Voidspawn do not show this tendency to meld, and this is easily confirmed since they are among the most common of the violent shadow things to study. On the other hand, Voidspawn will shatter into Tenebraelings, which begs questioning if a Voidspawn is an evolved collection of Tenebraelings. The answer is not clear, as, despite their rage, Voidspawn seem only slightly more intelligent than Shadowlings.
In the years past, during a time when the infamous Mirror Wraith Prophecy was concluding, the Moon Mage Guild was unfortunately witness to first hand interaction with the Shadow Masters. The first appearance was the result of a highly dangerous group prediction in the Middens near the Crossing Guildhall, when a single Shadow Master managed to form. This foul thing killed scholar, student, warrior, and bystander indiscriminately, and it wasn't until the timely arrival of a Paladin-led force did the Shadow Master finally fall. Though many lost their lives in this grievous event, it did present a rare opportunity to study the nature of the shadow creatures -- an opportunity that would later turn out to be not so uncommon after all.
Shadow Masters are clearly the leaders, summoning other such beings (or creating them; it would be reasonable to assume that whatever method they use is similar to our own for Shadowlings and the like). In this regard, they act as generals, directing the other lesser creatures toward targets. Additionally, the Shadow Masters also show a gestalt nature, splitting into smaller but no less lethal forms when struck.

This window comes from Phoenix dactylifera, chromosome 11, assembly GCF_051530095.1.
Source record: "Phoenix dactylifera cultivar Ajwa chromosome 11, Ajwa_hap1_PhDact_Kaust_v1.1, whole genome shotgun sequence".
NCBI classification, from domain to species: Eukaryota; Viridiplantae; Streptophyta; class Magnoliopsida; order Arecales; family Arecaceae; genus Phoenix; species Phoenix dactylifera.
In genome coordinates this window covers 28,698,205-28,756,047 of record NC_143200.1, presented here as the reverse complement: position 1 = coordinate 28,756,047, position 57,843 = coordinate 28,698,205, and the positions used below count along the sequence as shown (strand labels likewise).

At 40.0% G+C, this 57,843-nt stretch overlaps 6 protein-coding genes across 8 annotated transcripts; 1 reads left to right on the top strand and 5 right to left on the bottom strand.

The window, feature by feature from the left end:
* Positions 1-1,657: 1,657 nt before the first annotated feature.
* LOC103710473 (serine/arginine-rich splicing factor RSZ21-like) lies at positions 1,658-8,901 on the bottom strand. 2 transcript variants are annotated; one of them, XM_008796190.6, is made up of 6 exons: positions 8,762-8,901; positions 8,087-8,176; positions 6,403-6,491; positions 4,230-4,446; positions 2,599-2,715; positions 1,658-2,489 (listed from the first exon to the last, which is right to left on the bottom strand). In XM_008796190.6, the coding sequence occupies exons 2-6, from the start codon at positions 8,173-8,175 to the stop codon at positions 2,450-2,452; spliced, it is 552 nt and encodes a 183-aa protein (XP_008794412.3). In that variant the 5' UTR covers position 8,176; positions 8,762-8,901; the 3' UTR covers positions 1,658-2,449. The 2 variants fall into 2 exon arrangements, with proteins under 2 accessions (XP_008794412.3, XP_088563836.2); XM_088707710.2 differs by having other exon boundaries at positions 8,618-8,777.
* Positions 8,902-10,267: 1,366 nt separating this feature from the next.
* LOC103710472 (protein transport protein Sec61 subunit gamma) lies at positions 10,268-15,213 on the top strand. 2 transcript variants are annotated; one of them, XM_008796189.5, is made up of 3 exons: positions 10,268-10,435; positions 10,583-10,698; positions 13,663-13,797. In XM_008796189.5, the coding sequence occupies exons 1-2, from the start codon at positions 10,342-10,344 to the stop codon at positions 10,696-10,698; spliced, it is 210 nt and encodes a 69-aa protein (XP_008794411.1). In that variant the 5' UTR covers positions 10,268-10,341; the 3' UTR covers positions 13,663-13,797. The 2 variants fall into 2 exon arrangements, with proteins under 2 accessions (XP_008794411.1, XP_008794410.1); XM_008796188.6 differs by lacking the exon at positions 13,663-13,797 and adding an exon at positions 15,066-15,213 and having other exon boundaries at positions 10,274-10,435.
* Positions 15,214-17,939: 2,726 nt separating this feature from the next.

The Shadow Masters themselves are also capable of communication, having been shown to speak on occasion. Usually nothing more than threats of further violence, it is likely this is done solely to cause morale to fail. In other instances, especially during incidents where the Shadow Masters managed to hold their ground from all foes however temporarily, these beings have been known to carve sigils upon available surfaces with their claws. The purpose of these sigils may be magical; some scholars feel that if left alone long enough, these carvings would eventually open a larger rift back to the Plane of Probability and allow reinforcements. Others believe it is nothing more than harmless graffiti in the Shadow Master tongue, likely further insults or declarations of ownership.
Only one other shadow being has show the capacity for true conversation: the Umbramagus. These two-headed beings are dreadful in many other ways, bearing a resemblance to particular ancient icons of the G'nar Pethians and other groups. Though it is the equivalent of blasphemy to say, some even feel that the legendary Kir Dir'na'torna was possessed - or at least influenced -- by such an Umbramagus during his vision quest.
One of the most horrible aspects of the Umbramagi are their obvious ability to predict the future. This is not really surprising given their origins; some might say it is more surprising that other shadow beings do not possess this ability. As of this writing, all such observations of this phenomenon were used solely to help turn the tides of battle in favor of the shadow creatures. The eradication of an Umbramagus from a force of shadow denizens should be of paramount importance in any combat scenario, which is, of course, completely at odds with studying the beings further.
Rumors have been spoken in quiet tones and out-of-the-way corridors of the scholarly halls of Throne City lately. Unsubstantiated reports that discussions with Umbramagi were had by our Guild on some occasions, and that the Shadow Masters and their ilk are justified in their wanton attacks. This war, as it is called, was begun by the banishment of Tezirah and construed as an attack on their plane. Since we have no way of knowing what Tezirah did upon her arrival to the Plane of Probability, it is entirely possible that such an incursion would technically be the fault of our peoples.
What the future holds for the coming relations between the Plane of Abiding and the Plane of Probability is obscured to scryers. Into this dark time, we all move forward blindly.